Condos in Toronto by Joe Howel
One of the most controversial topics concerning the real estate market, Toronto condos, is not only controversial but also quite complicated. Apparently, they’ve managed to scare not only people who’ve invested in them, but also quite a lot of bankers — even those from the Central Bank and Finance Minister Jim Flaherty. Although everyone is in hot debate over the situation, investors and building companies seem to have kept their cool, and continue to pronounce the situation overrated and safe for the moment. Let’s have a look at some of the qualified opinions from both sides.
Good Rumours vs. Bank of Canada Governor’s Scepticism
It looks like Ottawa’s efforts to cool off the boom of the Toronto condominium market has been successful — at least it was at the beginning of June. Prices on existing units have been softening, while some developers have abandoned or rewritten their plans for new condo projects, industry experts and insiders have stated according to The Globe and Mail. Also future buyers have become more aware of prices, which have risen by over 50 per cent since 2005.
These facts, however, have not been backed by any solid statistical data just yet, and frankly, we need good news as soon as possible. The current situation has been troubling not only on the regional but also on the national level. The fall of the Toronto real estate market would not only damage major real estate investors but also first-time buyers. Young buyers purchasing their first homes mainly consist of new families, who are one of the cornerstones of future prospects in our economy.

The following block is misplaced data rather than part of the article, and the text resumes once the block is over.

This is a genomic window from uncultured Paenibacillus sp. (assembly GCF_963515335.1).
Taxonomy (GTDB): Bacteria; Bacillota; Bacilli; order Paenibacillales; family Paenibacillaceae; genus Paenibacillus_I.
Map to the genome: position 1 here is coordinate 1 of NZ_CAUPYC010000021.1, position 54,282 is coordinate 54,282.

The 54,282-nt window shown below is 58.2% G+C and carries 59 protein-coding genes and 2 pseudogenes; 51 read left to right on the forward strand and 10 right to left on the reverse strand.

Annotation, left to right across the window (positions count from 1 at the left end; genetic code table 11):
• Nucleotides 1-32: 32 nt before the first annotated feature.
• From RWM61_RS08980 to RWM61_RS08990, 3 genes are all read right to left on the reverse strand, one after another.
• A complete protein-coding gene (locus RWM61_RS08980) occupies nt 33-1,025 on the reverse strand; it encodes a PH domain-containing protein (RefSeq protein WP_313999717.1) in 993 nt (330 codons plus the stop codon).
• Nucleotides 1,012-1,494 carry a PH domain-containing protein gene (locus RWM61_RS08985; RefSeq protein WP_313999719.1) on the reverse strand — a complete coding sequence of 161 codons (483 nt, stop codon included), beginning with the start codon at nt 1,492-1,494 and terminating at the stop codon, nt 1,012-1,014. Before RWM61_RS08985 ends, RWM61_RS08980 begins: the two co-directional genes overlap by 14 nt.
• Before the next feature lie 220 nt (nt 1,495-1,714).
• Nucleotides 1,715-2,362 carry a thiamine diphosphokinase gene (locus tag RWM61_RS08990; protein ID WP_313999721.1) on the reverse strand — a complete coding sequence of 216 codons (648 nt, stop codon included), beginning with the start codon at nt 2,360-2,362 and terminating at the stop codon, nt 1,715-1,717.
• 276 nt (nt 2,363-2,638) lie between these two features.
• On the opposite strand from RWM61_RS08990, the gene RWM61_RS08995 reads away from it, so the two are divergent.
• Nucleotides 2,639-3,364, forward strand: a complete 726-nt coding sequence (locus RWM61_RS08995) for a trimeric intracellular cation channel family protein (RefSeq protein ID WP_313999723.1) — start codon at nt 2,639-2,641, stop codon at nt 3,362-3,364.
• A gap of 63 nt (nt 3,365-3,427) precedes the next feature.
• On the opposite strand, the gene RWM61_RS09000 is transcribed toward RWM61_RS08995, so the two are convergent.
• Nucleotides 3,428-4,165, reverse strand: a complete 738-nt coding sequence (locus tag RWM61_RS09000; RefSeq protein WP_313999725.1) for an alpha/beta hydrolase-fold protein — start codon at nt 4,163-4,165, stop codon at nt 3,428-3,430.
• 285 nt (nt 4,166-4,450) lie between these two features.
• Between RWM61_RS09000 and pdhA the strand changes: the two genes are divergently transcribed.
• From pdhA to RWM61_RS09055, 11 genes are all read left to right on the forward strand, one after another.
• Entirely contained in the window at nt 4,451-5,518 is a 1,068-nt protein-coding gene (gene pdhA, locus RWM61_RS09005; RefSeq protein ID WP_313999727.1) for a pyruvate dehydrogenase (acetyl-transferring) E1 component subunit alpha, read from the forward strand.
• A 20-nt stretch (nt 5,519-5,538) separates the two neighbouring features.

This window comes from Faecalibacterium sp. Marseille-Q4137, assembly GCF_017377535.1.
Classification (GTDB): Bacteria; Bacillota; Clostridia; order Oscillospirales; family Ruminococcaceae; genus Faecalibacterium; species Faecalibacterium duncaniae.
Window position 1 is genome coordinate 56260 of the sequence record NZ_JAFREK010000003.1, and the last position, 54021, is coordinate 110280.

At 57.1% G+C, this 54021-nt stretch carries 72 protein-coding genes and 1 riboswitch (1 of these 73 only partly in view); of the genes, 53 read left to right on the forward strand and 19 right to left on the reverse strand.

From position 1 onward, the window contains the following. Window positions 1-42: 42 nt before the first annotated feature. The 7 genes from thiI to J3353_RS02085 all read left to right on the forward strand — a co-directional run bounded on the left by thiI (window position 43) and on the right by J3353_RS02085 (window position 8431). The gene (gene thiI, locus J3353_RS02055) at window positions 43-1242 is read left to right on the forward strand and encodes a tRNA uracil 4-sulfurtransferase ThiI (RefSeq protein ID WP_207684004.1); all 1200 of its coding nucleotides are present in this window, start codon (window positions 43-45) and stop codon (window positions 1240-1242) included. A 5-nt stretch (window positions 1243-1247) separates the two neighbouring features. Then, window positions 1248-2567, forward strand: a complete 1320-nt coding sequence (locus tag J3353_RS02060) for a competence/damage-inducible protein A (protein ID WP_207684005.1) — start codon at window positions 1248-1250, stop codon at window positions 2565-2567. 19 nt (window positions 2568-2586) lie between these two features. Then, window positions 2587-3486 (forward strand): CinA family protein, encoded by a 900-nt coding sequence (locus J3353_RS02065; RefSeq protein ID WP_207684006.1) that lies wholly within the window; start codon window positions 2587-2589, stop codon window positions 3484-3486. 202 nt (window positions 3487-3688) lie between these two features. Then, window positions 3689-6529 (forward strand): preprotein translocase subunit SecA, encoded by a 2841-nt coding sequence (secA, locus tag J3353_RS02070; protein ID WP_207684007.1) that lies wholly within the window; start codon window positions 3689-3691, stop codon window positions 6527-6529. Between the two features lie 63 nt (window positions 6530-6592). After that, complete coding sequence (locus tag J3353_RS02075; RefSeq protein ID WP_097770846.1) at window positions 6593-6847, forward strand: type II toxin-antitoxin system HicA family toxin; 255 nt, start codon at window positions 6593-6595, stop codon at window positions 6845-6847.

Waterfront condos by Loozrboy
On June 11th, economists at Toronto-Dominion Bank predicted a price correction of at least 15 per cent in the next two to three years for homes in both Toronto and another big market with similar problems, Vancouver. People seem to be scared, since Mr. Flaherty announced the overheating of the Toronto condominium market. Some building companies allegedly have problems getting financing from banks for their projects, since some of them are asking for up to 80 per cent of condos to be sold before they agree to finance the new project.
The lower loan rate is only one of the indicators signalling the rationing of the market. Benjamin Tal, deputy chief economist at CIBC World Markets, said:
This is not out in the market yet, but if you look in the high-end, namely condominiums that have been selling for more than $700 per square foot, we are seeing some gradual decline in prices there, and I think that will trickle down to lower-priced condominiums.
These softening measures might, however, result in scaring investors too much and eventually damaging the market. Although there is a lot that remains unanswered, the news about decreasing activity on the condominium market seems very promising.
It seems like Mr. Carney is not convinced by the alleged lower activity of developers and the cautiousness of new buyers. The governor and his officials are still concerned about the excessive building in Toronto’s condo sector. The analytical branch of the Central Bank suggested that if these overly produced units are not absorbed by demand over the next 18 to 36 months, the demand-supply imbalance might become a more pressing issue than ever. The situation might result in even worse outcomes over time. These might be serious financial shocks resulting in falling home prices and job losses. However, elevated prices in the real estate market are not the only problem to blame. The instability has also been caused by the high indebtedness of the household sector. The European problems are making it harder for the Central Bank to use interest rate hikes to tame borrowing and lending — despite their repeated warnings to Canadians that rates will have to eventually rise.